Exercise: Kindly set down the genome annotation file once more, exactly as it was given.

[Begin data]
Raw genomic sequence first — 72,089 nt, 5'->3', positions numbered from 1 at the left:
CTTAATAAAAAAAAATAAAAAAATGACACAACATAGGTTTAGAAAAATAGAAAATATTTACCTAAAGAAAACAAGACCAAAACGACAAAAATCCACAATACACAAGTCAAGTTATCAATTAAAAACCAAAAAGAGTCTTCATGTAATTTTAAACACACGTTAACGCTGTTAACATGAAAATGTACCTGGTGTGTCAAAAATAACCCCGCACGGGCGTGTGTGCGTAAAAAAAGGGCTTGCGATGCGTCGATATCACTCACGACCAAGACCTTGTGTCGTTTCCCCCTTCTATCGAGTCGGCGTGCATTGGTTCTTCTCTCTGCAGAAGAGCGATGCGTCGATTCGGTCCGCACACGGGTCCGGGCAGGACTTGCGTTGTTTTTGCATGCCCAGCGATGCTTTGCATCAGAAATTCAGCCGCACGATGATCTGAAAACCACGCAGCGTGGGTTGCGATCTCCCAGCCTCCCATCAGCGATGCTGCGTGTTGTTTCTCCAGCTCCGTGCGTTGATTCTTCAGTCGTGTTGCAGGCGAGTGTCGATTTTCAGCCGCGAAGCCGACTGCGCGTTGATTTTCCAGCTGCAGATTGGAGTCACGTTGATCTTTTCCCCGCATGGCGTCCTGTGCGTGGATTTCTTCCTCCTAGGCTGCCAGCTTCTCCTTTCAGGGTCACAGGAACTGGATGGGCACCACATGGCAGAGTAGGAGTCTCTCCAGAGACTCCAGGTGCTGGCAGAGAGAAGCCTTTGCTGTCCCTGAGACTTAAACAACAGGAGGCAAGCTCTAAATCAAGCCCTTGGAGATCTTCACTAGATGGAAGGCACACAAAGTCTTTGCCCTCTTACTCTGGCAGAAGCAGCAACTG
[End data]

Raw genomic sequence first — 72,089 nt, 5'->3', positions numbered from 1 at the left:
CTTAATAAAAAAAAATAAAAAAATGACACAACATAGGTTTAGAAAAATAGAAAATATTTACCTAAAGAAAACAAGACCAAAACGACAAAAATCCACAATACACAAGTCAAGTTATCAATTAAAAACCAAAAAGAGTCTTCATGTAATTTTAAACACACGTTAACGCTGTTAACATGAAAATGTACCTGGTGTGTCAAAAATAACCCCGCACGGGCGTGTGTGCGTAAAAAAAGGGCTTGCGATGCGTCGATATCACTCACGACCAAGACCTTGTGTCGTTTCCCCCTTCTATCGAGTCGGCGTGCATTGGTTCTTCTCTCTGCAGAAGAGCGATGCGTCGATTCGGTCCGCACACGGGTCCGGGCAGGACTTGCGTTGTTTTTGCATGCCCAGCGATGCTTTGCATCAGAAATTCAGCCGCACGATGATCTGAAAACCACGCAGCGTGGGTTGCGATCTCCCAGCCTCCCATCAGCGATGCTGCGTGTTGTTTCTCCAGCTCCGTGCGTTGATTCTTCAGTCGTGTTGCAGGCGAGTGTCGATTTTCAGCCGCGAAGCCGACTGCGCGTTGATTTTCCAGCTGCAGATTGGAGTCACGTTGATCTTTTCCCCGCATGGCGTCCTGTGCGTGGATTTCTTCCTCCTAGGCTGCCAGCTTCTCCTTTCAGGGTCACAGGAACTGGATGGGCACCACATGGCAGAGTAGGAGTCTCTCCAGAGACTCCAGGTGCTGGCAGAGAGAAGCCTTTGCTGTCCCTGAGACTTAAACAACAGGAGGCAAGCTCTAAATCAAGCCCTTGGAGATCTTCACTAGATGGAAGGCACACAAAGTCTTTGCCCTCTTACTCTGGCAGAAGCAGCAACTG